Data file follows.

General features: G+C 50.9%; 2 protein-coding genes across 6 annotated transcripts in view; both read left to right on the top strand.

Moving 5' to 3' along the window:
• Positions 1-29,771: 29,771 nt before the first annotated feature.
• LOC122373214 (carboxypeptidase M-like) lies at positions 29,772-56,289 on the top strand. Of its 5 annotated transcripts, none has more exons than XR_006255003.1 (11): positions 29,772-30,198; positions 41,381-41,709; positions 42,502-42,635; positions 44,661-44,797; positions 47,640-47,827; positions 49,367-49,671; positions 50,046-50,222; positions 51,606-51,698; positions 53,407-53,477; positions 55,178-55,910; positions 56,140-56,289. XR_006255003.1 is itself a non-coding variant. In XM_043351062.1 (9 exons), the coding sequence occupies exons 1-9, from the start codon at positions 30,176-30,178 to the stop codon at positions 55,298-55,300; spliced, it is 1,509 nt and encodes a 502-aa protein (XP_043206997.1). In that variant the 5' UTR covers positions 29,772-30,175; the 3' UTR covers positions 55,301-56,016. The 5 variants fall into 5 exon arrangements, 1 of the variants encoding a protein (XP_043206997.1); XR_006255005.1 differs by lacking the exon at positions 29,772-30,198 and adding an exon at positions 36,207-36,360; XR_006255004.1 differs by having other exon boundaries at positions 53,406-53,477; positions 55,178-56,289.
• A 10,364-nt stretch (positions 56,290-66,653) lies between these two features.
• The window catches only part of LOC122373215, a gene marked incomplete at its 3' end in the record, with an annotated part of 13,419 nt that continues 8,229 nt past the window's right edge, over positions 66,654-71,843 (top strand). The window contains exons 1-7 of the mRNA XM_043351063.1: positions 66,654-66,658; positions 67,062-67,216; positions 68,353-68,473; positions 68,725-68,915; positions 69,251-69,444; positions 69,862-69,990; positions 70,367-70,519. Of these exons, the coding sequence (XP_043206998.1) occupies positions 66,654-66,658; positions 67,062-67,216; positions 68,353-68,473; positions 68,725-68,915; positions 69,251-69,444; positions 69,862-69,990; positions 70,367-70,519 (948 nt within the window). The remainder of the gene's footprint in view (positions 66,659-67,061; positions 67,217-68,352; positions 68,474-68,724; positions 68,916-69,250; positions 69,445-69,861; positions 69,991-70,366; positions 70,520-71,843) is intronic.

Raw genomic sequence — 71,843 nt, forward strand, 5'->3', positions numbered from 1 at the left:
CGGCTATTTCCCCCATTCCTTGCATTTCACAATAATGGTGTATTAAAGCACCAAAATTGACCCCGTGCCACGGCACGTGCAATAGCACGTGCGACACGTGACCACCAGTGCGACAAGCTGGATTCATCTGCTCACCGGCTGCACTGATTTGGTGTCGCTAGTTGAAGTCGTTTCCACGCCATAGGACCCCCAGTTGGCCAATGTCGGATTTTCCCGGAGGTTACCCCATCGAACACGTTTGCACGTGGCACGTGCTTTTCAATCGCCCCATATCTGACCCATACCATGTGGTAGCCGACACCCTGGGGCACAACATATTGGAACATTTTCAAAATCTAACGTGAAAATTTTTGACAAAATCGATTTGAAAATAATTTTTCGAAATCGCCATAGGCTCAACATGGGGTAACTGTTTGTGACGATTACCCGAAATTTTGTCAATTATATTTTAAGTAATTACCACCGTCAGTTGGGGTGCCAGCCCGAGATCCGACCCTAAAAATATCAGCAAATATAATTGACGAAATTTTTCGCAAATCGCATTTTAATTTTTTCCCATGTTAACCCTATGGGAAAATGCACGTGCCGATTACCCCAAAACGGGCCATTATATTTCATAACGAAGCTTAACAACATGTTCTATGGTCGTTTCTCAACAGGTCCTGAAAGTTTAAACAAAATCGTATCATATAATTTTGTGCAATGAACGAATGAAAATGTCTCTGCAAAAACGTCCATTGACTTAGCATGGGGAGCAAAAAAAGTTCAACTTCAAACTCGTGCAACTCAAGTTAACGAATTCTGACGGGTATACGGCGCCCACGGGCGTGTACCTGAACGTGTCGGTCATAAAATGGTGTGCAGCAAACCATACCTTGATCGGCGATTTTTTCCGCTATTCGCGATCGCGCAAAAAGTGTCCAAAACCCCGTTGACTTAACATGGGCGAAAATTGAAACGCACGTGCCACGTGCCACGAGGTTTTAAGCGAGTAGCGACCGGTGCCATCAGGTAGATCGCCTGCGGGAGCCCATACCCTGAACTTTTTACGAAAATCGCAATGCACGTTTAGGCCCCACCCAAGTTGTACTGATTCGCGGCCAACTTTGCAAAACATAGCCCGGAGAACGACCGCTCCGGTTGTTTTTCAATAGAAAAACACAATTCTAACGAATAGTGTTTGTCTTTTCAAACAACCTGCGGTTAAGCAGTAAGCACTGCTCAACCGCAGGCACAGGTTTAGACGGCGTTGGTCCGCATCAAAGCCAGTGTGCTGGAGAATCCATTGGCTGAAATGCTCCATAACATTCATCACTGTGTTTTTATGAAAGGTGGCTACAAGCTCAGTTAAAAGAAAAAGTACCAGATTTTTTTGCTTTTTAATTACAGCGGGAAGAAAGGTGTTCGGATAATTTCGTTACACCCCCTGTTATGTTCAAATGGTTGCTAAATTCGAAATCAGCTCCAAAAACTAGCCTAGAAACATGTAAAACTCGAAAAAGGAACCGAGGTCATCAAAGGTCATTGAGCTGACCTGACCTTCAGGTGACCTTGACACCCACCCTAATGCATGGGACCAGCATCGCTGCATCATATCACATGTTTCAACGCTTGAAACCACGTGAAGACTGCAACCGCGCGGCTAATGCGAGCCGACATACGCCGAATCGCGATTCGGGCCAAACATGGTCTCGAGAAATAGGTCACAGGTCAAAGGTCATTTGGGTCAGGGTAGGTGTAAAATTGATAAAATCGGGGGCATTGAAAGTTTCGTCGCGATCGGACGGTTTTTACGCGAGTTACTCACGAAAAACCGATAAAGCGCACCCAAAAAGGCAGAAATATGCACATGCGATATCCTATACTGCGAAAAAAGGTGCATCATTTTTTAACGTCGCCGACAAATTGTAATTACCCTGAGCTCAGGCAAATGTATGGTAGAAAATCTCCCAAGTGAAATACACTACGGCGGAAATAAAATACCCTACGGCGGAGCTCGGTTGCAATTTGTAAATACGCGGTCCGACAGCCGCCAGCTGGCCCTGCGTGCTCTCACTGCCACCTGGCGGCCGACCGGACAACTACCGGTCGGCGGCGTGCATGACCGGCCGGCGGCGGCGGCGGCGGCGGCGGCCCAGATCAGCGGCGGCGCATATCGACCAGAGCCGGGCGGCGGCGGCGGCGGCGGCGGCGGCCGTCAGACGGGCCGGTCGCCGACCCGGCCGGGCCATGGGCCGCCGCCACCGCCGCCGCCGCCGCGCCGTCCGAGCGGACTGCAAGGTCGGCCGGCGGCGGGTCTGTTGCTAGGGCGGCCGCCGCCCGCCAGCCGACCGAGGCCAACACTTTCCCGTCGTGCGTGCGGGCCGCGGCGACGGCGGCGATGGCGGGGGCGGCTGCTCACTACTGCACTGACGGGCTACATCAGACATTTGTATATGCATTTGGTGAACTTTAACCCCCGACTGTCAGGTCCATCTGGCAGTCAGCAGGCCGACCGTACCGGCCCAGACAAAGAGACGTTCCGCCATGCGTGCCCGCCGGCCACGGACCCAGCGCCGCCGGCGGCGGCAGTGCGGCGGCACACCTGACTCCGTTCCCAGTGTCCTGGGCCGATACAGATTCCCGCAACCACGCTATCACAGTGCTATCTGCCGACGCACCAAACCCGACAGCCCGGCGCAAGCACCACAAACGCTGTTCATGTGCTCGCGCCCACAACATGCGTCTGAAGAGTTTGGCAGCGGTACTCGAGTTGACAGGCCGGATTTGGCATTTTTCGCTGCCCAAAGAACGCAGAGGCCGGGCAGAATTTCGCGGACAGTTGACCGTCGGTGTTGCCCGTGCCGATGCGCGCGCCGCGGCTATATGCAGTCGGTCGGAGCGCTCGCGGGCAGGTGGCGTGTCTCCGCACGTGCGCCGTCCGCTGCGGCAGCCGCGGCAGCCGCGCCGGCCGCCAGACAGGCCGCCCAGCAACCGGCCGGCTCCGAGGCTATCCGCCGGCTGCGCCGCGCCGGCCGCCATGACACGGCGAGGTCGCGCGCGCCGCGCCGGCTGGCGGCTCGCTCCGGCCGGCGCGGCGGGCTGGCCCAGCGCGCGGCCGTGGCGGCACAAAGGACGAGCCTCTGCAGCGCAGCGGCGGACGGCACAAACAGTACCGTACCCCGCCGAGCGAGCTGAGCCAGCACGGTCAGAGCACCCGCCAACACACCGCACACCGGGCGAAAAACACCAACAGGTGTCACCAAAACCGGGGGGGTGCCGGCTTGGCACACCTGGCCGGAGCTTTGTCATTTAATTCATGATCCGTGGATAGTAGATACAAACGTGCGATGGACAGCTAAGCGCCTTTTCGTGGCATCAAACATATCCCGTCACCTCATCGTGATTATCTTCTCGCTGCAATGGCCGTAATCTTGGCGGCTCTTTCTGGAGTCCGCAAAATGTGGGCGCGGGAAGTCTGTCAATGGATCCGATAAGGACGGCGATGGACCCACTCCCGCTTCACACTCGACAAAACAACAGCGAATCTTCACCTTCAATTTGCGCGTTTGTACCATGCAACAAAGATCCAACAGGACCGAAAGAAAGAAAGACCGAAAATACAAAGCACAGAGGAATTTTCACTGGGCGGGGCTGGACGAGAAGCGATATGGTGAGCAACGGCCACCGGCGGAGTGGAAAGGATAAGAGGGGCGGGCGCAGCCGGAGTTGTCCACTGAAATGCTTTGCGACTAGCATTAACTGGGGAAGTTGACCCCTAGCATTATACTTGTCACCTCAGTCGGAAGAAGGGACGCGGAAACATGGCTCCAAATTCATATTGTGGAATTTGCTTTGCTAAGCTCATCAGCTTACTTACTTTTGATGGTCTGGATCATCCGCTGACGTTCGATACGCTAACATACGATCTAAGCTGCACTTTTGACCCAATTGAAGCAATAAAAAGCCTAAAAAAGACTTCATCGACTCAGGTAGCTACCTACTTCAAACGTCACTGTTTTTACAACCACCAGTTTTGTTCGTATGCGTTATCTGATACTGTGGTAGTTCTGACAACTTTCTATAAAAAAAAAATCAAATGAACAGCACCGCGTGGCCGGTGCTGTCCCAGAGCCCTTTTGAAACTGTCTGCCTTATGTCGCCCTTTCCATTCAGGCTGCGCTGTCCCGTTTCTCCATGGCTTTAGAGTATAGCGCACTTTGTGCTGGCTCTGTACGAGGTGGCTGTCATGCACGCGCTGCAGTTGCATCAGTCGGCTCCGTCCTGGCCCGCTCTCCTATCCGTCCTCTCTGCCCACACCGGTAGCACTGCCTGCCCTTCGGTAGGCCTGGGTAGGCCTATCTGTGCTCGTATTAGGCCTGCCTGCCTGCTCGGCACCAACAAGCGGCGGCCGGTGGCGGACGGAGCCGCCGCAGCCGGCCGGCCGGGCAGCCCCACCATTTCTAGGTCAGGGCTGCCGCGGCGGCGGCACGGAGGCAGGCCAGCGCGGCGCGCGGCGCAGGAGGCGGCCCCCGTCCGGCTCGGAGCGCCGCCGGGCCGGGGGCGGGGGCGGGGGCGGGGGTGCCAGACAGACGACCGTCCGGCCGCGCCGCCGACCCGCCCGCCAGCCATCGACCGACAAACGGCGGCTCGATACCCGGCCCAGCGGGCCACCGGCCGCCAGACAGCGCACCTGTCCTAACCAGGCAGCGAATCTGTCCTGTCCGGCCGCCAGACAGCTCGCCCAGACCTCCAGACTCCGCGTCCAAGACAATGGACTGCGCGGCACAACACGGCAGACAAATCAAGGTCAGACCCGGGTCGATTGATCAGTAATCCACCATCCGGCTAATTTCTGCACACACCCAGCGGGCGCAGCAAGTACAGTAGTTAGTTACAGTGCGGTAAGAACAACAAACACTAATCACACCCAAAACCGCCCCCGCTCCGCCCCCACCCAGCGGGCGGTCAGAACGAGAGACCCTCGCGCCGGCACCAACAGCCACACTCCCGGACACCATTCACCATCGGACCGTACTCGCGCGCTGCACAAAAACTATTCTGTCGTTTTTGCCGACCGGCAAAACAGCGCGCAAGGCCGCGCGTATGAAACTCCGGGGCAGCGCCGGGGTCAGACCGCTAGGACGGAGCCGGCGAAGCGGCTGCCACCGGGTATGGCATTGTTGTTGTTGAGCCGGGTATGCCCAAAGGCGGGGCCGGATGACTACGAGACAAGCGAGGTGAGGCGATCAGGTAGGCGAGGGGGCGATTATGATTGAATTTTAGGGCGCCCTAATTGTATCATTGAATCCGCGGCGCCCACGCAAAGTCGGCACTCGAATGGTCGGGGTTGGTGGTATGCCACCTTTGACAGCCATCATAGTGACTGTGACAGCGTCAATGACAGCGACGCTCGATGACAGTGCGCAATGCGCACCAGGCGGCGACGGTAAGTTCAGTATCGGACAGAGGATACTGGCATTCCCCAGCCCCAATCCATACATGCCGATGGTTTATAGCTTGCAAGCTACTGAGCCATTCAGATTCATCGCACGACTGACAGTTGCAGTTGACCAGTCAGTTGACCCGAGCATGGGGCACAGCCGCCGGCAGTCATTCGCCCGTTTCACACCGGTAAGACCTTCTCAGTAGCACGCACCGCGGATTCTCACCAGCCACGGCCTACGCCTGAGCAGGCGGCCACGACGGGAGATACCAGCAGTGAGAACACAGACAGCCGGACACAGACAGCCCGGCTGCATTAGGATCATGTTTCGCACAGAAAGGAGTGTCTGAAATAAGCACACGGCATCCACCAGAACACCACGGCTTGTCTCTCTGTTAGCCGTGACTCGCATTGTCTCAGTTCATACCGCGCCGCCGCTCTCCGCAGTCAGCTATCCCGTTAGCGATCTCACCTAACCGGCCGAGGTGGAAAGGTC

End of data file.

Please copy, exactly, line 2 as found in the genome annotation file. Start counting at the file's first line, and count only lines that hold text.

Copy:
Moving 5' to 3' along the window: